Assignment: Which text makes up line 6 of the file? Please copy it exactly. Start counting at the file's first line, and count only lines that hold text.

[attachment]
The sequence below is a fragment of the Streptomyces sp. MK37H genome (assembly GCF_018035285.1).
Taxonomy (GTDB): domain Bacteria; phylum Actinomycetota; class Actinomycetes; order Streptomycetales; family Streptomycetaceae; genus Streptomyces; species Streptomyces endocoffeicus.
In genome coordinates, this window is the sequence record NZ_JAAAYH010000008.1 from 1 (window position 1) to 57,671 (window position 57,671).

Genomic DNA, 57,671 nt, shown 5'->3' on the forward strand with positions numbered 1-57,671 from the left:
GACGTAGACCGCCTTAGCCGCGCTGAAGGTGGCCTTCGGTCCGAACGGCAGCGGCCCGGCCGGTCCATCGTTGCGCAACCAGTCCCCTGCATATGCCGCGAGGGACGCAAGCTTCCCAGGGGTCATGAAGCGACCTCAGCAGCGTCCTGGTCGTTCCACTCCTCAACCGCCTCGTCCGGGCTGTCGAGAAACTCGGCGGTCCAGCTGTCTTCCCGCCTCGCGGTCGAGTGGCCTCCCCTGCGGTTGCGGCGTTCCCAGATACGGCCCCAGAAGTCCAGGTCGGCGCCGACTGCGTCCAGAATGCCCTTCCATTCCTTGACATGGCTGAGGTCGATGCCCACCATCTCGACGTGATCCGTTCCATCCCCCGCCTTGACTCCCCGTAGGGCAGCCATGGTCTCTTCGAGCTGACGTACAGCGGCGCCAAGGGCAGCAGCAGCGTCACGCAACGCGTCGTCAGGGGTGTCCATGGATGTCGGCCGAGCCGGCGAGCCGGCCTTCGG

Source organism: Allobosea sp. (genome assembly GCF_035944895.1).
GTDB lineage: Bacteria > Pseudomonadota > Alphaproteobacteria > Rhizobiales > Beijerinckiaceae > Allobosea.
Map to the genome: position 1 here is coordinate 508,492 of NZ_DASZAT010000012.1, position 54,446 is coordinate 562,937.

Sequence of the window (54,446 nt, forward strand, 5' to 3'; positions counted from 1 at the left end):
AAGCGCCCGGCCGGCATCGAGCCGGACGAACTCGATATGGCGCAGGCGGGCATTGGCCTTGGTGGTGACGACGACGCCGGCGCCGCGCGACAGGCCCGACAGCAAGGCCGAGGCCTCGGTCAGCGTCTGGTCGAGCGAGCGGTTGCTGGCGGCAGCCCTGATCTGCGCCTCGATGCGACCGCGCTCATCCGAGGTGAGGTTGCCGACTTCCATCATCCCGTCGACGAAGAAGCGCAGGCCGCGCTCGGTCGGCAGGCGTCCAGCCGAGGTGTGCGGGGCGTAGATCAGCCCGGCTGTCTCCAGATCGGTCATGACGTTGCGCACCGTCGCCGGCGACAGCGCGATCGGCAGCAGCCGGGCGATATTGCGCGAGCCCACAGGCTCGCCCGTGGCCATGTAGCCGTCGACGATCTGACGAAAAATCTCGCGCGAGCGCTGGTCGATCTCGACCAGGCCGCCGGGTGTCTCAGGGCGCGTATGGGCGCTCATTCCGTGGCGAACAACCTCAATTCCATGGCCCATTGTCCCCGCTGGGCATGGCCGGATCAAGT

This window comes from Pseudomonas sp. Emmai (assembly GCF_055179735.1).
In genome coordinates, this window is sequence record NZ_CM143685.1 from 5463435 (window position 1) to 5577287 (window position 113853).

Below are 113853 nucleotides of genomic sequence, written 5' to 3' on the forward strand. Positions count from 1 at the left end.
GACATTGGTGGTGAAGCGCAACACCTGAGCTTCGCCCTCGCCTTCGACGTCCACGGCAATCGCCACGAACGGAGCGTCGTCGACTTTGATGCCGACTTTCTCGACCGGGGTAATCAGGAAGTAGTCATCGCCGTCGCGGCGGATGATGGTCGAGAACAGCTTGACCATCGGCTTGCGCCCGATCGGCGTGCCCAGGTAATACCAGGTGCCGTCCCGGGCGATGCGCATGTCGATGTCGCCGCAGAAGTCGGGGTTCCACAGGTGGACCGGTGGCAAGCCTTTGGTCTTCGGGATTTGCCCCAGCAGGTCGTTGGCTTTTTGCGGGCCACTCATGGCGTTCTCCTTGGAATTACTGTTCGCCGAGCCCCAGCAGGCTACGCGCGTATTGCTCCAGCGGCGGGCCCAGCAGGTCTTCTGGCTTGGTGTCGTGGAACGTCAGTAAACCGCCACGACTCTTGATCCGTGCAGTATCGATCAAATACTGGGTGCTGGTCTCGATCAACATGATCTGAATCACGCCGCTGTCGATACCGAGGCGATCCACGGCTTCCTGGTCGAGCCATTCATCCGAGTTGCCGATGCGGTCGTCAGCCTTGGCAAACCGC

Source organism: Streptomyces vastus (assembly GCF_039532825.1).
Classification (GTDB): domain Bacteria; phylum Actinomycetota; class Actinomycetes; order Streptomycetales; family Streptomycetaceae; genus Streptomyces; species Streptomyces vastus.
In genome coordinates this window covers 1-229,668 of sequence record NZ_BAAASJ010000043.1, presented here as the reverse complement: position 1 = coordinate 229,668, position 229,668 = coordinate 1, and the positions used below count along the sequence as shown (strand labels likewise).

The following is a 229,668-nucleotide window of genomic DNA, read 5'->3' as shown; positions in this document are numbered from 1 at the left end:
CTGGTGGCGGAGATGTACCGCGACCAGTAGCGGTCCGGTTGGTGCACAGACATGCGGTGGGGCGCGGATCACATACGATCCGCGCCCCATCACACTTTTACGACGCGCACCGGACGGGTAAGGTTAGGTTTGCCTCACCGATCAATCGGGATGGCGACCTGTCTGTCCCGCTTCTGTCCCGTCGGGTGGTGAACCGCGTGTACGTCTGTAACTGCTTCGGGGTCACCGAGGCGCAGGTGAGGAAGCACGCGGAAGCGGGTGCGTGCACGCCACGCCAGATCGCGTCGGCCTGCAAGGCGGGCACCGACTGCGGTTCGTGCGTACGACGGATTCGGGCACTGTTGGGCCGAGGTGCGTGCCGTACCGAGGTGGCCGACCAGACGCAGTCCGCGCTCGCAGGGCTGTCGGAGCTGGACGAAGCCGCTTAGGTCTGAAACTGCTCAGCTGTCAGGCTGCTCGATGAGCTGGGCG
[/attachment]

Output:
Source organism: Allobosea sp. (genome assembly GCF_035944895.1).